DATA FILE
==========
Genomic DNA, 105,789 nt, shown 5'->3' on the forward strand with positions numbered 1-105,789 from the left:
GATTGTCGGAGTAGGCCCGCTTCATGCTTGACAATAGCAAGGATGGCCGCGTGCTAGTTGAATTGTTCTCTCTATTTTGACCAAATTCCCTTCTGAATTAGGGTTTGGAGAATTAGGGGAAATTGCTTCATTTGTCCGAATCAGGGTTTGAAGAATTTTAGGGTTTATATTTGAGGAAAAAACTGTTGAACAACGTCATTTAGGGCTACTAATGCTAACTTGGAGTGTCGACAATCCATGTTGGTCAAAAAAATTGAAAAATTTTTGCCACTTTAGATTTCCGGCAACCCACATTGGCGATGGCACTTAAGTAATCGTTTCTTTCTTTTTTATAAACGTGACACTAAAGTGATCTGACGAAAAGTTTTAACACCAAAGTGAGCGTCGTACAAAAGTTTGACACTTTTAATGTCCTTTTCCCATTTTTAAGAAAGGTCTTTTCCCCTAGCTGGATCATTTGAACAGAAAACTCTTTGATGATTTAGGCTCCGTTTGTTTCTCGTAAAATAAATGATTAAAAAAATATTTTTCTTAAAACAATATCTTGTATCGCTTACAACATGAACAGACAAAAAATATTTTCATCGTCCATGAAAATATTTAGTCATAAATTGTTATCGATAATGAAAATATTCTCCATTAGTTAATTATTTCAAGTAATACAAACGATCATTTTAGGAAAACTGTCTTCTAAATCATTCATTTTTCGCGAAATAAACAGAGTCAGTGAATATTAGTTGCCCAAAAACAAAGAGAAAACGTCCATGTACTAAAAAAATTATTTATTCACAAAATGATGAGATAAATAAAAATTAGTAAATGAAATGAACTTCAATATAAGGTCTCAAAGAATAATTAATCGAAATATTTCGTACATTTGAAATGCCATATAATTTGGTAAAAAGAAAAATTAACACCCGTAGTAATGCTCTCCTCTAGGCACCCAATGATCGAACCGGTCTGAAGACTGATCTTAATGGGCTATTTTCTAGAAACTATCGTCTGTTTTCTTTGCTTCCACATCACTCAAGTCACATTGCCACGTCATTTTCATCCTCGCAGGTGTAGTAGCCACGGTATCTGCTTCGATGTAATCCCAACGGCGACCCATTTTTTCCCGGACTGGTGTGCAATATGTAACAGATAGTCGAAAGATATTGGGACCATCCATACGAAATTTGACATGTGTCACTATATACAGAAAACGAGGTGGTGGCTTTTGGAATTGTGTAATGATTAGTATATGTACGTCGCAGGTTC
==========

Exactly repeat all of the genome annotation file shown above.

Genomic DNA, 105,789 nt, shown 5'->3' on the forward strand with positions numbered 1-105,789 from the left:
GATTGTCGGAGTAGGCCCGCTTCATGCTTGACAATAGCAAGGATGGCCGCGTGCTAGTTGAATTGTTCTCTCTATTTTGACCAAATTCCCTTCTGAATTAGGGTTTGGAGAATTAGGGGAAATTGCTTCATTTGTCCGAATCAGGGTTTGAAGAATTTTAGGGTTTATATTTGAGGAAAAAACTGTTGAACAACGTCATTTAGGGCTACTAATGCTAACTTGGAGTGTCGACAATCCATGTTGGTCAAAAAAATTGAAAAATTTTTGCCACTTTAGATTTCCGGCAACCCACATTGGCGATGGCACTTAAGTAATCGTTTCTTTCTTTTTTATAAACGTGACACTAAAGTGATCTGACGAAAAGTTTTAACACCAAAGTGAGCGTCGTACAAAAGTTTGACACTTTTAATGTCCTTTTCCCATTTTTAAGAAAGGTCTTTTCCCCTAGCTGGATCATTTGAACAGAAAACTCTTTGATGATTTAGGCTCCGTTTGTTTCTCGTAAAATAAATGATTAAAAAAATATTTTTCTTAAAACAATATCTTGTATCGCTTACAACATGAACAGACAAAAAATATTTTCATCGTCCATGAAAATATTTAGTCATAAATTGTTATCGATAATGAAAATATTCTCCATTAGTTAATTATTTCAAGTAATACAAACGATCATTTTAGGAAAACTGTCTTCTAAATCATTCATTTTTCGCGAAATAAACAGAGTCAGTGAATATTAGTTGCCCAAAAACAAAGAGAAAACGTCCATGTACTAAAAAAATTATTTATTCACAAAATGATGAGATAAATAAAAATTAGTAAATGAAATGAACTTCAATATAAGGTCTCAAAGAATAATTAATCGAAATATTTCGTACATTTGAAATGCCATATAATTTGGTAAAAAGAAAAATTAACACCCGTAGTAATGCTCTCCTCTAGGCACCCAATGATCGAACCGGTCTGAAGACTGATCTTAATGGGCTATTTTCTAGAAACTATCGTCTGTTTTCTTTGCTTCCACATCACTCAAGTCACATTGCCACGTCATTTTCATCCTCGCAGGTGTAGTAGCCACGGTATCTGCTTCGATGTAATCCCAACGGCGACCCATTTTTTCCCGGACTGGTGTGCAATATGTAACAGATAGTCGAAAGATATTGGGACCATCCATACGAAATTTGACATGTGTCACTATATACAGAAAACGAGGTGGTGGCTTTTGGAATTGTGTAATGATTAGTATATGTACGTCGCAGGTTC